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Clinical and Developmental Immunology
Volume 12, Issue 4, Pages 275-279

Polymorphism of the Fractalkine Receptor CX3CR1 and Systemic Sclerosis-associated Pulmonary Arterial Hypertension

1Rheumatology Unit, Department of Medicine, Surgery and Dentistry, Humanitas Clinical Institute, University of Milan, Rozzano, Milan, Italy
2Division of Internal Medicine, San Paolo School of Medicine, University of Milan, Italy
3Division of Rheumatology, Allergy, Clinical Immunology, University of California, Davis, CA, USA
4Department of Medicine, S. Gerardo Hospital, Monza, Italy
5Clinical Chemistry Laboratory, S. Paolo Hospital, Milan, Italy

Copyright © 2005 Hindawi Publishing Corporation. This is an open access article distributed under the Creative Commons Attribution License, which permits unrestricted use, distribution, and reproduction in any medium, provided the original work is properly cited.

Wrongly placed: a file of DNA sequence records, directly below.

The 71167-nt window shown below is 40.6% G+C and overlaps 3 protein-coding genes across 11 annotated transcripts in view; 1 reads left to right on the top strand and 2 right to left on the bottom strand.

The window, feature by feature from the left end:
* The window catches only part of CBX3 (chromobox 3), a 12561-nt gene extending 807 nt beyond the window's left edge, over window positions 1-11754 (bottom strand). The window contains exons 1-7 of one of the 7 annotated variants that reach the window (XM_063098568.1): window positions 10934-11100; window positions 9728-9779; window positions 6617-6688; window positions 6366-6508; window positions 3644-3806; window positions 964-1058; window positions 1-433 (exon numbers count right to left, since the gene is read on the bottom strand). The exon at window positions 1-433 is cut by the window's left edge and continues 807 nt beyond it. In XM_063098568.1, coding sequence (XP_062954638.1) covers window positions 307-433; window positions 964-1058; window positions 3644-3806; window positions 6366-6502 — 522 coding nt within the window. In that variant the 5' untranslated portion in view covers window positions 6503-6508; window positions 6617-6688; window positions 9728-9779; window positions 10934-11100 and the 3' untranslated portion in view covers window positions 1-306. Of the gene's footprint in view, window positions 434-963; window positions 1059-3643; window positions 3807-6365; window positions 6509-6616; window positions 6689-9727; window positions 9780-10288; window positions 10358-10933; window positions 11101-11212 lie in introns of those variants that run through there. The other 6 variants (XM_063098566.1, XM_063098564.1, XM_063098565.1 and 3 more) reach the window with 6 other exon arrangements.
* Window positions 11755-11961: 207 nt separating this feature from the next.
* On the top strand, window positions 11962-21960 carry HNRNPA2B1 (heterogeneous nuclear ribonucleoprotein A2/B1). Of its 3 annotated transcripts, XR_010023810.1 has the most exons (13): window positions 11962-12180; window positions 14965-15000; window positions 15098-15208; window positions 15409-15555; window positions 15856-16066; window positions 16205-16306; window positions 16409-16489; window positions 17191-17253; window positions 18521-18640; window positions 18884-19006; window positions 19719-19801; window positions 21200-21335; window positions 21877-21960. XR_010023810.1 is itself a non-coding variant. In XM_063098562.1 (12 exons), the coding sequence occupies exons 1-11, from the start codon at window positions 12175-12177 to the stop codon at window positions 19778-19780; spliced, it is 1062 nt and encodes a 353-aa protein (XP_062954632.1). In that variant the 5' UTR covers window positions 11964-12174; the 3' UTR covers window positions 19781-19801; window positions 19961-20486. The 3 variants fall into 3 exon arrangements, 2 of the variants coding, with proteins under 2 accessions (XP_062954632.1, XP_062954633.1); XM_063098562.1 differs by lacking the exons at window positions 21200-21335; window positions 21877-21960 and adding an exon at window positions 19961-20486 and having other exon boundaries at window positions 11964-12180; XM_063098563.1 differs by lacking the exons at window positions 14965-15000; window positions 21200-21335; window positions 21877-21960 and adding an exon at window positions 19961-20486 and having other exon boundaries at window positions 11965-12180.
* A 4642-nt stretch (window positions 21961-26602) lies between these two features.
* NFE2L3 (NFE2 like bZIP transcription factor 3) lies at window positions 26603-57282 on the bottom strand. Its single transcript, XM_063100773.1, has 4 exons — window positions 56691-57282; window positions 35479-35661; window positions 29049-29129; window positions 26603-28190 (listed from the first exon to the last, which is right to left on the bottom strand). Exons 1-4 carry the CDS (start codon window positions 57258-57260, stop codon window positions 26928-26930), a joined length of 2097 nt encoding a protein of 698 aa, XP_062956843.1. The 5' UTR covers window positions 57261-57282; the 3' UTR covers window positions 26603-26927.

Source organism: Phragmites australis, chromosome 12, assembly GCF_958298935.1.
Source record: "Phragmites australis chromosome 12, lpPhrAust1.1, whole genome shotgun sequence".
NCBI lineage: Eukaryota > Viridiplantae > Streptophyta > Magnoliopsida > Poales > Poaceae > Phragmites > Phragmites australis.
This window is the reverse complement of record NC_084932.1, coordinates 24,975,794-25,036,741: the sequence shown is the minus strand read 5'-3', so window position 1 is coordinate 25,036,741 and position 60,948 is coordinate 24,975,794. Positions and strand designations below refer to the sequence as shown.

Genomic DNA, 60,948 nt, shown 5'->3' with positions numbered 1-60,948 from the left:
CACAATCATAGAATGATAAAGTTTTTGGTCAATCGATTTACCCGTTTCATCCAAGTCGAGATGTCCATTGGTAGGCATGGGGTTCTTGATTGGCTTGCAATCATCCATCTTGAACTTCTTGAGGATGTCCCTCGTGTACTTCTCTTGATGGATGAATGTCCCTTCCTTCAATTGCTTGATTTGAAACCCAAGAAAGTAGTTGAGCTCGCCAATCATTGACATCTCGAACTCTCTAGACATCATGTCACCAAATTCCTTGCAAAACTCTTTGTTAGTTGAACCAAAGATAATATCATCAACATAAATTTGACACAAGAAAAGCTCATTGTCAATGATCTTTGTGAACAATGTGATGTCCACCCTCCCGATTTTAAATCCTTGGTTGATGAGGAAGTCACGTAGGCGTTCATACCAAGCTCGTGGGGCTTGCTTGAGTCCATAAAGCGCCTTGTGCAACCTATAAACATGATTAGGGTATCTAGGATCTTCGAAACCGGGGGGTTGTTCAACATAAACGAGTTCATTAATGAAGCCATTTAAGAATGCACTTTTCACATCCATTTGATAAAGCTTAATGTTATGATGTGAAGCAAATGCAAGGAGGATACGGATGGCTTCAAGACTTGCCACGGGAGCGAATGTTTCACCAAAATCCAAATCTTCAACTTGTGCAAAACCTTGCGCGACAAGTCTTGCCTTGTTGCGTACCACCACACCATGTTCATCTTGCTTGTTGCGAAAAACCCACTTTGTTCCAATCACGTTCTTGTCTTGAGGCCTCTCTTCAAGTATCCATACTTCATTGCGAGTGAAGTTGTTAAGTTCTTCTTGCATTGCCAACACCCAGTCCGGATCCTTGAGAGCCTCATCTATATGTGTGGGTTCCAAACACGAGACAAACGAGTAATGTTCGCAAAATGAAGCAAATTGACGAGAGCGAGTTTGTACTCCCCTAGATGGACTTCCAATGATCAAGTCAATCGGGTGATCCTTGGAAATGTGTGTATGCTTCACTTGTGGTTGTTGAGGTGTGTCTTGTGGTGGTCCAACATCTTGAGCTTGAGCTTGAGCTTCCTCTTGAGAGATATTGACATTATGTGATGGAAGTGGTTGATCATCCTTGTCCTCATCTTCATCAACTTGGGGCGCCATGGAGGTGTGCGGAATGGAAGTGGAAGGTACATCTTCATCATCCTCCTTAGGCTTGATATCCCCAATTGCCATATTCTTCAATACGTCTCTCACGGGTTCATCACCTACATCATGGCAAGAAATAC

Fractalkine (FKN) and its receptor CX3CR1 are critical mediators in the vascular and tissue damage of several chronic diseases, including systemic sclerosis (SSc) and pulmonary arterial hypertension (PAH). Interestingly, the V249I and T280M genetic polymorphisms influence CX3CR1 expression and function. We investigated whether these polymorphisms are associated with PAH secondary to SSc. CX3CR1 genotypes were analyzed by PCR and sequencing in 76 patients with limited SSc and 204 healthy controls. PAH was defined by colorDoppler echocardiography. Homozygosity for 249II as well as the combined presence of 249II and 280MM were significantly more frequent in patients with SSc compared to controls (17 vs 6%, p = 0.0034 and 5 vs 1%, p = 0.0027, respectively). The 249I and 280M alleles were associated with PAH (odd ratio [OR] 2.2, 95% confidence interval [CI] 1.01-4.75, p = 0.028 and OR 7.37, 95%CI: 2.45-24.60, p = 0.0001, respectively). In conclusion, the increased frequencies of 249I and 280M CX3CR1 alleles in a subgroup of patients with SSc-associated PAH suggest a role for the fractalkine system in the pathogenesis of this condition. Further, the 249I allele might be associated with susceptibility to SSc.